What we found, on the contrary, is that newspapers in early America typically charged advertisers according to the amount of space the copy took up. This was true from the very earliest days of the press in colonial America, according to an 1897 retrospective in the trade magazine Printers’ Ink:

No newspaper and no advertising existed in America until 1704, with the exception of a single number, immediately suppressed by the authorities of Massachusetts. In that year John Campbell, of Boston, began the Boston News-Letter, and with it American advertising. The only specimen of this new art of publicity in the first number is Mr. Campbell’s own notice to the public that he has begun issuing a newspaper, and that advertisements will be “inserted at a reasonable rate, from twelve pence to five shillings, and not to exceed.”

By the early 1800s, says Margaret A. Blanshard’s History of the Mass Media in the United States (2013), newspapers had begun pricing their advertising space based on the number of lines an ad contained. One example cited is the New York Sun, launched by Benjamin Day in 1833:

Advertising in the Sun cost $30 a year for a “square” of 10 lines a day. This equaled one cent a line. Day wrote most of the copy, which in most cases consisted of 10 lines or less. The advertisements were similar to those in other newspapers, except for their size. Day realized the importance of the want ad, which had been used by advertisers in England. He solicited these small advertisements from businesses and readers and placed them under the heading “Wants.” Each entry, two or three lines in length, cost 50 cents.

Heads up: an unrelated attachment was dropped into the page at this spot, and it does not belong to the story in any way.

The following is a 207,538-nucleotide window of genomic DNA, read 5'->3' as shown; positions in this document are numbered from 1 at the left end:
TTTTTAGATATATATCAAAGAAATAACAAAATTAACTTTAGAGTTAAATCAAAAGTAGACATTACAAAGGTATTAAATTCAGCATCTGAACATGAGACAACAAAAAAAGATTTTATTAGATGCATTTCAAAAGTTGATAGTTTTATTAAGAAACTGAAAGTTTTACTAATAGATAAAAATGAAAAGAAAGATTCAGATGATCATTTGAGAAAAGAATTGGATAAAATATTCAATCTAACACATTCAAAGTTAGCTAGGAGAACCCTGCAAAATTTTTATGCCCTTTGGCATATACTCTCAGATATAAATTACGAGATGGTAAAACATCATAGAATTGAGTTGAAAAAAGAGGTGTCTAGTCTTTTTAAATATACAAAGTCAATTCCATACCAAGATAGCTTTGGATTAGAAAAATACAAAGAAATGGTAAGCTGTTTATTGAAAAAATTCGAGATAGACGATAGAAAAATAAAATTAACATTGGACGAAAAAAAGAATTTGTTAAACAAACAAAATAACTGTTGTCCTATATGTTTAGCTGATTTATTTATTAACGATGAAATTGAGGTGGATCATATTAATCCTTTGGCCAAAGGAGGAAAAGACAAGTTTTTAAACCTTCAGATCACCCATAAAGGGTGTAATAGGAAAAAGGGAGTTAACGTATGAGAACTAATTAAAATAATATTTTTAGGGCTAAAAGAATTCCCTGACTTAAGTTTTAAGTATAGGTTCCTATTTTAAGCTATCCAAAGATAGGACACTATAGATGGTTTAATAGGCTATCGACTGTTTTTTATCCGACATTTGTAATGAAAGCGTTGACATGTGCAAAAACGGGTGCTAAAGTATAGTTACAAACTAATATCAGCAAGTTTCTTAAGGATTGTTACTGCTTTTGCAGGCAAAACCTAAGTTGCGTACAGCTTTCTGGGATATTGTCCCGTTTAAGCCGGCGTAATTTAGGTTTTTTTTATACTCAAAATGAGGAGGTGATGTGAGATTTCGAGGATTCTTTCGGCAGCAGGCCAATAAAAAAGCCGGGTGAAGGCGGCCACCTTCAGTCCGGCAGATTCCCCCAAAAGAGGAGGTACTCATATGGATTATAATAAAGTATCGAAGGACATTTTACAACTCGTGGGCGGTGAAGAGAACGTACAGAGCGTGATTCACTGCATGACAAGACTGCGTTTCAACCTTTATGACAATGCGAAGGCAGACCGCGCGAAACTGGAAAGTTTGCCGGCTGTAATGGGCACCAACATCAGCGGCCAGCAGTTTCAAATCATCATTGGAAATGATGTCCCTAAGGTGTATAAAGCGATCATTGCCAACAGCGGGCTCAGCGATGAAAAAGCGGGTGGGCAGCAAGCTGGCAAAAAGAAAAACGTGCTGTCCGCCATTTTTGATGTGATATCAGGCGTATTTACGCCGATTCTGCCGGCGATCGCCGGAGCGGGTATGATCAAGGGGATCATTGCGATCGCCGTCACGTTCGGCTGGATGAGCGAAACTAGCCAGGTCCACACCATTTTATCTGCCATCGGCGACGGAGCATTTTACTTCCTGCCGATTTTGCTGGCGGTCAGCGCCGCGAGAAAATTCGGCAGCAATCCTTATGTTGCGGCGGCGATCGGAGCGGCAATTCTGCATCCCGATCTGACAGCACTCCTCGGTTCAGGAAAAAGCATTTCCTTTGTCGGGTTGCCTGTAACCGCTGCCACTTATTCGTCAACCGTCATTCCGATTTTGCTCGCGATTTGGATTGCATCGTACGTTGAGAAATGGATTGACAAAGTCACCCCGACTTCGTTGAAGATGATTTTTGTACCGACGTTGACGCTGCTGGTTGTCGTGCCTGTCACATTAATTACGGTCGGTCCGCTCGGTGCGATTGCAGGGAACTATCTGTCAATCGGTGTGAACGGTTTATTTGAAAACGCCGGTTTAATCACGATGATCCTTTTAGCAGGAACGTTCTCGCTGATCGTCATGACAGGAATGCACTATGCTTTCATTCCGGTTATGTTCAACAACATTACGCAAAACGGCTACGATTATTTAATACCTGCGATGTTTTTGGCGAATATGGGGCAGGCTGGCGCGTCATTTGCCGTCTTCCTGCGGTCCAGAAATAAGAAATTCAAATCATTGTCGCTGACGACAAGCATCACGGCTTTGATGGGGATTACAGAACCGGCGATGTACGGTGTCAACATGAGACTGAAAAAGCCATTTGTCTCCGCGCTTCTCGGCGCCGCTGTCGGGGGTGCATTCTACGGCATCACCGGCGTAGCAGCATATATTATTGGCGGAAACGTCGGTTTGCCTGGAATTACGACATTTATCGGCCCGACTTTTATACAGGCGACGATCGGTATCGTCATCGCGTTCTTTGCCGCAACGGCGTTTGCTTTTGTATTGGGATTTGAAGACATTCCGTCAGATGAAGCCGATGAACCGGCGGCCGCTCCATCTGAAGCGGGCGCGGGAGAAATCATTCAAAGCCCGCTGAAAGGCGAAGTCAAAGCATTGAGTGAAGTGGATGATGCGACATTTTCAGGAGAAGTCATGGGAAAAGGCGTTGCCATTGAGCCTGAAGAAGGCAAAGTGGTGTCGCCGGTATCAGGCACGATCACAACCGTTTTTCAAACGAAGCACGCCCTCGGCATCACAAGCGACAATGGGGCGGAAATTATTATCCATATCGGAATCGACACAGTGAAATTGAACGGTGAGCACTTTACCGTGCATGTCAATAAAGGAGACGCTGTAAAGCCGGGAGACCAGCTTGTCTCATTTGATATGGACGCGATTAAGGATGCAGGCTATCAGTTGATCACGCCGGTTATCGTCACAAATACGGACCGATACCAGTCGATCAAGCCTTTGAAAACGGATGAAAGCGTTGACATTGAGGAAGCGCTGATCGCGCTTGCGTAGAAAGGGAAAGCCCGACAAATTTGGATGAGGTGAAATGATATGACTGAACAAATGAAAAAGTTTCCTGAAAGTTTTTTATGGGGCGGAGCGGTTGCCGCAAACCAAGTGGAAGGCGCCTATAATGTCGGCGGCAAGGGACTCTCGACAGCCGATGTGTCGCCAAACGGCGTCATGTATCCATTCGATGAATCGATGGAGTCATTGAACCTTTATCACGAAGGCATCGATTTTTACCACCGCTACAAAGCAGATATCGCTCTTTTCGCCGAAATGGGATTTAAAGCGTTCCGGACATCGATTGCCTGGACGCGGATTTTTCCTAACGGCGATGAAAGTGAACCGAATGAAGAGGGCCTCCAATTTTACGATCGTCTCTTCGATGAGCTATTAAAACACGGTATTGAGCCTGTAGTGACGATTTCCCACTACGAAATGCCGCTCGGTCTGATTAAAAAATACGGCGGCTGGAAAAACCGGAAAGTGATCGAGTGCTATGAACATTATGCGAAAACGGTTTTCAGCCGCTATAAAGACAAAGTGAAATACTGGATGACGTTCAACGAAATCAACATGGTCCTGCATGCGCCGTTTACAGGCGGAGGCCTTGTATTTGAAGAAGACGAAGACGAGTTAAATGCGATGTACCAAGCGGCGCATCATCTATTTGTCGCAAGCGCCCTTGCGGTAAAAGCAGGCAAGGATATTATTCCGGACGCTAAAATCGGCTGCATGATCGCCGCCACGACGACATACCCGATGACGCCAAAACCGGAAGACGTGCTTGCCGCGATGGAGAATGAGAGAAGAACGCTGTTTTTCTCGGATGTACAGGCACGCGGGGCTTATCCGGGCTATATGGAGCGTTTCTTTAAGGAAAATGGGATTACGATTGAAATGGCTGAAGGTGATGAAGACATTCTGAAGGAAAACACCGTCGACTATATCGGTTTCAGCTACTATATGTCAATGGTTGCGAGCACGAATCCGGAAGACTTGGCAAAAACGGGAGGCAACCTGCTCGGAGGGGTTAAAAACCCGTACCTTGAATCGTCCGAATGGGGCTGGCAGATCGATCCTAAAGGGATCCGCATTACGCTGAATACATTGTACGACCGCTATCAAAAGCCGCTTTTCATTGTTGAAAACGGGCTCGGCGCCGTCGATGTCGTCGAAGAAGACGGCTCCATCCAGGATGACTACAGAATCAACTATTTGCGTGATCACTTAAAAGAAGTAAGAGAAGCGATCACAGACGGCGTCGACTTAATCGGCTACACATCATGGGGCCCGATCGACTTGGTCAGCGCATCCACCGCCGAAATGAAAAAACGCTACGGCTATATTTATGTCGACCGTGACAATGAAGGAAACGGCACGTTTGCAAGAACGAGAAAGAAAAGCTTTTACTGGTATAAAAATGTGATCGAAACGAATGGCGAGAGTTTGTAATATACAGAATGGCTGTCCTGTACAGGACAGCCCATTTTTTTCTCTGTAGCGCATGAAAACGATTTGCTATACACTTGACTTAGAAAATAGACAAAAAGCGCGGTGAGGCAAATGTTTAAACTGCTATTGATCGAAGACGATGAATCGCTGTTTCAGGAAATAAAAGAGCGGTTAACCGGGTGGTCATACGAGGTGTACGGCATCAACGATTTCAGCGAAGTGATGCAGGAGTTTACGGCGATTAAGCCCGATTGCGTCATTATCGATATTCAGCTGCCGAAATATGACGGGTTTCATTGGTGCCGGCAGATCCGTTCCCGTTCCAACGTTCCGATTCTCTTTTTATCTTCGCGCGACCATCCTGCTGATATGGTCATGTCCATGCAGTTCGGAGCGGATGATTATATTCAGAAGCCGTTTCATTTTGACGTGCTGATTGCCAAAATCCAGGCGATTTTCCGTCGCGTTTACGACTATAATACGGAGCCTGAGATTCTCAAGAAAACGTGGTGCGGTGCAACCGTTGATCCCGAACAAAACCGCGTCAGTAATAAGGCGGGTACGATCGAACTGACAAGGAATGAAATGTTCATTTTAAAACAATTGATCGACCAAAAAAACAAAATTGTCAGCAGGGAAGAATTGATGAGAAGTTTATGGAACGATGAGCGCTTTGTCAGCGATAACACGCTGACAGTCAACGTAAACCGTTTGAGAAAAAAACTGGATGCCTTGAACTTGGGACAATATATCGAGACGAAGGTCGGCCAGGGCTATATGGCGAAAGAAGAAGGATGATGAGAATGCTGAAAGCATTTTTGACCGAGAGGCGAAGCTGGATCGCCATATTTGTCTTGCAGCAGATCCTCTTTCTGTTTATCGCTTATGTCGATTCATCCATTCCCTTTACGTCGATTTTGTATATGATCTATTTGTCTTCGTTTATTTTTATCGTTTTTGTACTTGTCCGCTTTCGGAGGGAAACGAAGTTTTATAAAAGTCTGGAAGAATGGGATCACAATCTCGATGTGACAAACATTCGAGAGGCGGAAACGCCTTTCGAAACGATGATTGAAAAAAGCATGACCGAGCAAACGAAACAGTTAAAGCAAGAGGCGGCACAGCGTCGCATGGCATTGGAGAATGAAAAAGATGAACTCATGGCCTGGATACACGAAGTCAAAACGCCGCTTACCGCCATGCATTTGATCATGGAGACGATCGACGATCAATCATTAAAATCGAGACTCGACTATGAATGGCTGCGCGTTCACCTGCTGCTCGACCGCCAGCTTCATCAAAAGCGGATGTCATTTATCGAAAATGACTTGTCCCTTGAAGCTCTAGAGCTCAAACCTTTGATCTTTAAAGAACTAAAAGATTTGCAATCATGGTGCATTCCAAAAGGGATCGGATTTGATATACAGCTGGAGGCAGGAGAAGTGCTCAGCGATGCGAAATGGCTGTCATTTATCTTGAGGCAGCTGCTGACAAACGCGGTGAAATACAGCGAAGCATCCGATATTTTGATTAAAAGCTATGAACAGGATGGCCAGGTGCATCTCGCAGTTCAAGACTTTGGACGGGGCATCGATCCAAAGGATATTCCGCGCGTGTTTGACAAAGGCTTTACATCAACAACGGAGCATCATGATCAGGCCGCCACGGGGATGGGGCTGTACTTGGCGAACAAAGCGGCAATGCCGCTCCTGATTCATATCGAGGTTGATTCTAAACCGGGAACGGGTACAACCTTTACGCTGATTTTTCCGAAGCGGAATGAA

By the turn of the twentieth century, Blanshard’s book says, it was standard practice to charge by the line or by the word for any text-based, non-display advertising. We found no reference in that or any other source to publishers’ charging by the letter.

For the real story behind the differences in American and British spellings, we turn to a brief essay by SUNY Stony Brook professor Elyse Graham (who is currently authoring a history of the English language in New York City):

Have you ever wondered why Americans use the spellings honor, neighbor, valor, while the British use honour, neighbour, valour? Has a computer spellchecker or human copy-editor ever stopped your wingèd prose as it travelled (traveled) up through the clouds of Parnassus and subjected it to a tedious extra round of labour (labor), changing cheque to check, theatre to theater, and gaol to jail (or the other way around)?